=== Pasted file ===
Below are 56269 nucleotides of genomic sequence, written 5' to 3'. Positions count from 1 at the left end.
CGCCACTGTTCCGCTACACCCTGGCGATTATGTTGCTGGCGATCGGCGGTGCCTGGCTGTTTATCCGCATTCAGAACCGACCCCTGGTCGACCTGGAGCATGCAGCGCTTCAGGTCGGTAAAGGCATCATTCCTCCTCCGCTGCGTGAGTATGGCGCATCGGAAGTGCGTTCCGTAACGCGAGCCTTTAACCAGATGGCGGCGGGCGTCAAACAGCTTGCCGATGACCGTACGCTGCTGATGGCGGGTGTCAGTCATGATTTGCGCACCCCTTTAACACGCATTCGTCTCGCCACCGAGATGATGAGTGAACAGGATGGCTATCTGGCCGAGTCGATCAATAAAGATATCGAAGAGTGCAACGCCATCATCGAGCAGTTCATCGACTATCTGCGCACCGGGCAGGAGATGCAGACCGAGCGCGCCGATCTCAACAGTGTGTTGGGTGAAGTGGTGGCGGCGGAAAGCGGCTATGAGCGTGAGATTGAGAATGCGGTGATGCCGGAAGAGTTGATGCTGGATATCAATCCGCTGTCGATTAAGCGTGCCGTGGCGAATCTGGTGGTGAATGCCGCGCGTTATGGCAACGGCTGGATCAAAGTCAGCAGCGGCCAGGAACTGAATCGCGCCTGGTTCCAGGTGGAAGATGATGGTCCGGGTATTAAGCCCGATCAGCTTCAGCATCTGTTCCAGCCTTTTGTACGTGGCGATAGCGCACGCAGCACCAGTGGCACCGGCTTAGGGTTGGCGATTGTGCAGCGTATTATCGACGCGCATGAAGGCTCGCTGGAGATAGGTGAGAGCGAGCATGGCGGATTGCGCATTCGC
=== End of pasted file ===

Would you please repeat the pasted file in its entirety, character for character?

Below are 56269 nucleotides of genomic sequence, written 5' to 3'. Positions count from 1 at the left end.
CGCCACTGTTCCGCTACACCCTGGCGATTATGTTGCTGGCGATCGGCGGTGCCTGGCTGTTTATCCGCATTCAGAACCGACCCCTGGTCGACCTGGAGCATGCAGCGCTTCAGGTCGGTAAAGGCATCATTCCTCCTCCGCTGCGTGAGTATGGCGCATCGGAAGTGCGTTCCGTAACGCGAGCCTTTAACCAGATGGCGGCGGGCGTCAAACAGCTTGCCGATGACCGTACGCTGCTGATGGCGGGTGTCAGTCATGATTTGCGCACCCCTTTAACACGCATTCGTCTCGCCACCGAGATGATGAGTGAACAGGATGGCTATCTGGCCGAGTCGATCAATAAAGATATCGAAGAGTGCAACGCCATCATCGAGCAGTTCATCGACTATCTGCGCACCGGGCAGGAGATGCAGACCGAGCGCGCCGATCTCAACAGTGTGTTGGGTGAAGTGGTGGCGGCGGAAAGCGGCTATGAGCGTGAGATTGAGAATGCGGTGATGCCGGAAGAGTTGATGCTGGATATCAATCCGCTGTCGATTAAGCGTGCCGTGGCGAATCTGGTGGTGAATGCCGCGCGTTATGGCAACGGCTGGATCAAAGTCAGCAGCGGCCAGGAACTGAATCGCGCCTGGTTCCAGGTGGAAGATGATGGTCCGGGTATTAAGCCCGATCAGCTTCAGCATCTGTTCCAGCCTTTTGTACGTGGCGATAGCGCACGCAGCACCAGTGGCACCGGCTTAGGGTTGGCGATTGTGCAGCGTATTATCGACGCGCATGAAGGCTCGCTGGAGATAGGTGAGAGCGAGCATGGCGGATTGCGCATTCGC